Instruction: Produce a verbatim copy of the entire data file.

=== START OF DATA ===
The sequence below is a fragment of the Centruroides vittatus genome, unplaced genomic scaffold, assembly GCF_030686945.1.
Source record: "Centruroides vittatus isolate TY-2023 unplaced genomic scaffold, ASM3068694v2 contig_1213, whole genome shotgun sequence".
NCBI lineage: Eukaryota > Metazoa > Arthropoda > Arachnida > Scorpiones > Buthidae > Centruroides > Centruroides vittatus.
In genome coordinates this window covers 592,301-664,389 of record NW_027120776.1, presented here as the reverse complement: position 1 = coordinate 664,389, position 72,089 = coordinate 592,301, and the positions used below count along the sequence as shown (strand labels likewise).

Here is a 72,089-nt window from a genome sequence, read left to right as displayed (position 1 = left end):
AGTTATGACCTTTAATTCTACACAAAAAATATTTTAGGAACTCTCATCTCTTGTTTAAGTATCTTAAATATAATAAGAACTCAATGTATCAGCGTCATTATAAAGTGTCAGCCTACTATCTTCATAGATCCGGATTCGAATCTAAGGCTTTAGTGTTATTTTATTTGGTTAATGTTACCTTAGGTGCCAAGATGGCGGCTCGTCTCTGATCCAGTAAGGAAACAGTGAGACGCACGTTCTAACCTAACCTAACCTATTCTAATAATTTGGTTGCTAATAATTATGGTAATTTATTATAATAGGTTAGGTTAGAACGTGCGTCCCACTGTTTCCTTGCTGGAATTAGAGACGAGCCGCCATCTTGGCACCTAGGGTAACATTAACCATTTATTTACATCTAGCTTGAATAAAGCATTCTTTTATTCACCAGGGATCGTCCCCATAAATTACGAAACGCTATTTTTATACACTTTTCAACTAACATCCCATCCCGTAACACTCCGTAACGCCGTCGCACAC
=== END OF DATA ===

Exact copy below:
The sequence below is a fragment of the Centruroides vittatus genome, unplaced genomic scaffold, assembly GCF_030686945.1.
Source record: "Centruroides vittatus isolate TY-2023 unplaced genomic scaffold, ASM3068694v2 contig_1213, whole genome shotgun sequence".
NCBI lineage: Eukaryota > Metazoa > Arthropoda > Arachnida > Scorpiones > Buthidae > Centruroides > Centruroides vittatus.
In genome coordinates this window covers 592,301-664,389 of record NW_027120776.1, presented here as the reverse complement: position 1 = coordinate 664,389, position 72,089 = coordinate 592,301, and the positions used below count along the sequence as shown (strand labels likewise).

Here is a 72,089-nt window from a genome sequence, read left to right as displayed (position 1 = left end):
AGTTATGACCTTTAATTCTACACAAAAAATATTTTAGGAACTCTCATCTCTTGTTTAAGTATCTTAAATATAATAAGAACTCAATGTATCAGCGTCATTATAAAGTGTCAGCCTACTATCTTCATAGATCCGGATTCGAATCTAAGGCTTTAGTGTTATTTTATTTGGTTAATGTTACCTTAGGTGCCAAGATGGCGGCTCGTCTCTGATCCAGTAAGGAAACAGTGAGACGCACGTTCTAACCTAACCTAACCTATTCTAATAATTTGGTTGCTAATAATTATGGTAATTTATTATAATAGGTTAGGTTAGAACGTGCGTCCCACTGTTTCCTTGCTGGAATTAGAGACGAGCCGCCATCTTGGCACCTAGGGTAACATTAACCATTTATTTACATCTAGCTTGAATAAAGCATTCTTTTATTCACCAGGGATCGTCCCCATAAATTACGAAACGCTATTTTTATACACTTTTCAACTAACATCCCATCCCGTAACACTCCGTAACGCCGTCGCACAC